Raozan Upazila in Chattorgam, has long had a reputation for communal harmony. But BNP took to the party’s verified Facebook page to unleash a scare campaign, suggesting Buddhist citizens have been attacked in the area.
Netizens, especially local community leaders, promptly protested the fake news.
The Raozan Upazilla Buddist Oikko Parishad in a statement also protested the facebook post. They termed it as “fake and baseless”.
With the biggest festival in Bangladesh for Hindus — Durga Puja— scheduled two-week time, this sort of fake news is seen as a ploy by the party to instigate “fresh spell of attacks”.
Rumours on social media have long been abused by radicals as a key tool to instigate attacks on minorities. Last year rumours over a Hindu devotee placing a copy of holy Quran on the lap of a Hindu goddess through social media led to a series of attacks on temples across the country on an unprecedented scale.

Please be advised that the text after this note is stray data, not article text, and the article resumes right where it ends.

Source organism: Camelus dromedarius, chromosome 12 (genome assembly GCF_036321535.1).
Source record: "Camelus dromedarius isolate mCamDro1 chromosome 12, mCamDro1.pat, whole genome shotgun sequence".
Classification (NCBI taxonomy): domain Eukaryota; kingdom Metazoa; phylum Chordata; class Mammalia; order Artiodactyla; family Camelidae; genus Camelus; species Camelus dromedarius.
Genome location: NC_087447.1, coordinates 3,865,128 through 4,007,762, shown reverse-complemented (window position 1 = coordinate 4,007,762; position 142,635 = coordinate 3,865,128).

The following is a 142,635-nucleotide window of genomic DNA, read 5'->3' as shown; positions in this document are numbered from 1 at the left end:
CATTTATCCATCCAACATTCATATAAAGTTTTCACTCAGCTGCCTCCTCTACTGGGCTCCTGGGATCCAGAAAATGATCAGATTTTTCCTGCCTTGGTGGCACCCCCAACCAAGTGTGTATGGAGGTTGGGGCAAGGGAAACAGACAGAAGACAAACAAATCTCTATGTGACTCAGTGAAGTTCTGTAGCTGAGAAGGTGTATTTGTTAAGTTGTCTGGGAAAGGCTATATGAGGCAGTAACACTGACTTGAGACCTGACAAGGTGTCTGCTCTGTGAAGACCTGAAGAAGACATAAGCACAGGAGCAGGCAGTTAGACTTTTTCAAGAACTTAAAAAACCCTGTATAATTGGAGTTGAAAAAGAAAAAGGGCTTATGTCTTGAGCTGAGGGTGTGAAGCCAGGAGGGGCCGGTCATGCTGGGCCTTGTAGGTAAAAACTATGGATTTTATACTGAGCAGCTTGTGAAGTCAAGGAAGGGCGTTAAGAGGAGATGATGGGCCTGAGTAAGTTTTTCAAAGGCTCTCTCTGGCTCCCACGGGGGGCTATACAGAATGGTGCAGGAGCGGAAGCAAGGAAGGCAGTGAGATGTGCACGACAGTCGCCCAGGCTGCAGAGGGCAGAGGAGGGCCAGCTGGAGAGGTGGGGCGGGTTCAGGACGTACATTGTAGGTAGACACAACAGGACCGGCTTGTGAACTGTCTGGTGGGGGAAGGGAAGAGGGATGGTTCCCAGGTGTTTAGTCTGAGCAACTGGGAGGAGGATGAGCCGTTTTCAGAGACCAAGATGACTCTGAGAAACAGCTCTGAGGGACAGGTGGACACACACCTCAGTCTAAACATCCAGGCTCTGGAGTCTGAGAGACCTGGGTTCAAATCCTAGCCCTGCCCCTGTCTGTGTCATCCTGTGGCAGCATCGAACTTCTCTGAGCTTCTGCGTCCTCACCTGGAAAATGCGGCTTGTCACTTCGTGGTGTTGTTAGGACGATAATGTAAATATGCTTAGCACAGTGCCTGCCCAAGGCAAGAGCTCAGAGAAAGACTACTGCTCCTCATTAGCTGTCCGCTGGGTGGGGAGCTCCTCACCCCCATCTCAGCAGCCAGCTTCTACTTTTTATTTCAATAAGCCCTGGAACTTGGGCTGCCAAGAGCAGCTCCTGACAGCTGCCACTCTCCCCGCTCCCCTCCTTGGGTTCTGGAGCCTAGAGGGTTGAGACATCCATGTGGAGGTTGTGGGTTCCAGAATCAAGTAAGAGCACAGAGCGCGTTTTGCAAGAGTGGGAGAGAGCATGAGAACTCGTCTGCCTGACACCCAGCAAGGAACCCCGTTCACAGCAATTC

Later it was learnt that a Muslim youth put the holy book on the lap and circulated the pictures to create mayhem.
The BNP Jamaat alliance has long been known for orchestrating attacks on minorities as part of a state sponsored policy, back in 2001 and 2006.
From raping Hindu girls to land grabbing and burning Hindus alive were some signature tactics employed by BNP and Jamaat-e-Islami.